One of the most critical moments for a search committee, and one of the more perilous for an applicant, is when it gathers information from people who are not on the candidate's list of references.
I am a strong believer in the value of "off-list" references. But I recognize that they raise some sticky issues, so I'm writing here to offer advice about how both search committees and candidates can protect their interests while reducing harm to the interests of the other. Since I am a search consultant, the context of my comments is administrative searches, but I hope these comments will also be helpful to those involved in faculty and other kinds of searches.
From the search committee's perspective. Off-list references are valuable because they can provide a range of candid commentary, not influenced by friendship. Many committee members believe that on-list references will say only positive things. But it is remarkable how often a candidate's own references raise reservations or even red flags. Probably half of the finalists in any search have at least one on-list reference who reveals a candidate's significant limitations as well as strengths. I think it is a moral responsibility of committees and consultants to draw fully upon on-list references before going off the list.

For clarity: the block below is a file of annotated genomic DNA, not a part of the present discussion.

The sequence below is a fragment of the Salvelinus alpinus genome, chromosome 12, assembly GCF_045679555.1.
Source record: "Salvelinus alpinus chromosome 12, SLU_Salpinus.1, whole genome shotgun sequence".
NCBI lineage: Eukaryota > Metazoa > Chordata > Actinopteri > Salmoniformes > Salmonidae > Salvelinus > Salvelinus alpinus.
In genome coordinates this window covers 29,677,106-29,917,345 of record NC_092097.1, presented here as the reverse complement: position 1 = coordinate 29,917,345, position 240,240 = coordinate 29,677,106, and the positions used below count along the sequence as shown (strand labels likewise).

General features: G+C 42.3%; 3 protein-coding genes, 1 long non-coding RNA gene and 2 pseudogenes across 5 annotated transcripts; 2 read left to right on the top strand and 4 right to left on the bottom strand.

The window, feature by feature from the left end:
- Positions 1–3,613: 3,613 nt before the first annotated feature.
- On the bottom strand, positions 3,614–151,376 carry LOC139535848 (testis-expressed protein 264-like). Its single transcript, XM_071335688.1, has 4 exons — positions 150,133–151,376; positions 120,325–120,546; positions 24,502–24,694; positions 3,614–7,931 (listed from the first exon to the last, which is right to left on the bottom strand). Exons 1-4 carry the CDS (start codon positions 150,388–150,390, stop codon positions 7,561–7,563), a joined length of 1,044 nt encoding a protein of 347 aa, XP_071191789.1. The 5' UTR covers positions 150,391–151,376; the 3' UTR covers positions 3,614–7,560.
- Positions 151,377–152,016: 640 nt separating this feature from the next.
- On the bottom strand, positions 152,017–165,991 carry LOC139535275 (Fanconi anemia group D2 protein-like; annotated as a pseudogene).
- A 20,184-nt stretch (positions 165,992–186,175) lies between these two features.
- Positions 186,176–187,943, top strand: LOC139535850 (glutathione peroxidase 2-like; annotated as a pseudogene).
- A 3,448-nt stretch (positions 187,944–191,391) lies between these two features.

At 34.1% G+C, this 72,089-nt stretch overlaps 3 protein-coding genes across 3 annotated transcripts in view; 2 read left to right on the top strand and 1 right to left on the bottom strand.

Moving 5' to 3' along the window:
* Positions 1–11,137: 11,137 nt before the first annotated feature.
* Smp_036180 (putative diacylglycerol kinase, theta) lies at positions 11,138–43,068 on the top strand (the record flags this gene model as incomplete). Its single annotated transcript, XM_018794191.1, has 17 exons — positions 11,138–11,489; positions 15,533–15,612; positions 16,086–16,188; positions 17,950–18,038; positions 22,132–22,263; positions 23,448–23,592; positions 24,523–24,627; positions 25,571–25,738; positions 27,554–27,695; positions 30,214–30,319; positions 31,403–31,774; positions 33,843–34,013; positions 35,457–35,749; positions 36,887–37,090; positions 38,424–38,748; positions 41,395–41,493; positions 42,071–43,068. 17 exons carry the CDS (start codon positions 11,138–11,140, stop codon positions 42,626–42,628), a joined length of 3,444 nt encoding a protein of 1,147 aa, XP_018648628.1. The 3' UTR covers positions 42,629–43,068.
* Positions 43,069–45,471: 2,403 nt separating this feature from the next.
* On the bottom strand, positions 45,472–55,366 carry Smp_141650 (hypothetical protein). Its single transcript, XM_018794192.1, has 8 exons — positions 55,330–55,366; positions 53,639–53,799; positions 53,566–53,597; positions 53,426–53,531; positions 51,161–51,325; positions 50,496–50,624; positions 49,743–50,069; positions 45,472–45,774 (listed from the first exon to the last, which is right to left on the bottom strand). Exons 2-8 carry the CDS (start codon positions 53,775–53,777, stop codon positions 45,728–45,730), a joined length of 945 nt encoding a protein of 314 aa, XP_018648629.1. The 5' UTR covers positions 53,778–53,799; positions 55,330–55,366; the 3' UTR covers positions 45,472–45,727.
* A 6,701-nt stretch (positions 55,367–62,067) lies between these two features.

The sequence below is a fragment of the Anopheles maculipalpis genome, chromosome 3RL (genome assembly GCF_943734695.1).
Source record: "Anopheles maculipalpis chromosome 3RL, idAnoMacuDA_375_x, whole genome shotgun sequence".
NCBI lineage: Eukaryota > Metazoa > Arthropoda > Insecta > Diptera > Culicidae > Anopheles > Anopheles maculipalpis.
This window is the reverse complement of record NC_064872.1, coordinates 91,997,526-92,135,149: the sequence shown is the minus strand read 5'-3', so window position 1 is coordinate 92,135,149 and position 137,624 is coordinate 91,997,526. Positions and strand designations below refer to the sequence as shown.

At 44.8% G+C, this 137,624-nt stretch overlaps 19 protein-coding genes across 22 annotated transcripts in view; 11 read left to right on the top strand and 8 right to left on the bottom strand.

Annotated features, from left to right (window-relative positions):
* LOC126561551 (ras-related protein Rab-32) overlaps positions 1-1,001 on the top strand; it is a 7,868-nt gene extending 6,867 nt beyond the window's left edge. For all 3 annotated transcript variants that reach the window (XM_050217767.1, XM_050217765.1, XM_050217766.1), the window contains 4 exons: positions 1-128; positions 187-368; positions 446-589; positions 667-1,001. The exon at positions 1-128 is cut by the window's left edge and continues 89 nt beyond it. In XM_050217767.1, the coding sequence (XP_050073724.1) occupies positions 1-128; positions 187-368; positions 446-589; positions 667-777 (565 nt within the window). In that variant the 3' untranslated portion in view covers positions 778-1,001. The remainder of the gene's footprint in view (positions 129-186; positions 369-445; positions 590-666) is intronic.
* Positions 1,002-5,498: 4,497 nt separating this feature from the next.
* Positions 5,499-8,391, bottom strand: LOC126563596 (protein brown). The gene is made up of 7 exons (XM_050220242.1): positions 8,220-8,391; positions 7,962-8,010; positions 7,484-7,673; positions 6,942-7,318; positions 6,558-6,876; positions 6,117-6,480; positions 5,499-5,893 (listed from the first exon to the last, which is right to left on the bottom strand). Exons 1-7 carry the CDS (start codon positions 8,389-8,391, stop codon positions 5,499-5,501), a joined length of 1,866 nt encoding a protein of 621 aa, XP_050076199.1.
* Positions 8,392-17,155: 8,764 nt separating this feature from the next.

On-list references can be made even more candid and trustworthy. I suspect that written letters of reference are significantly less reliable than phone conversations. If a search committee requests only letters (as is often done in faculty searches), full disclosure and candor seem much less likely than if a committee member or consultant talks by phone or face to face with the person providing the reference. The listener can hear between the lines and can ask follow-up questions about areas of concern or ambiguities.
But even with the most vigorous on-list reference calls, due diligence requires contacting people who may not be on the candidate's list. To hire someone without talking with key colleagues—current and previous supervisors, peers, staff members, senate or union leaders, donors (as appropriate to the position)—is risky, even foolhardy.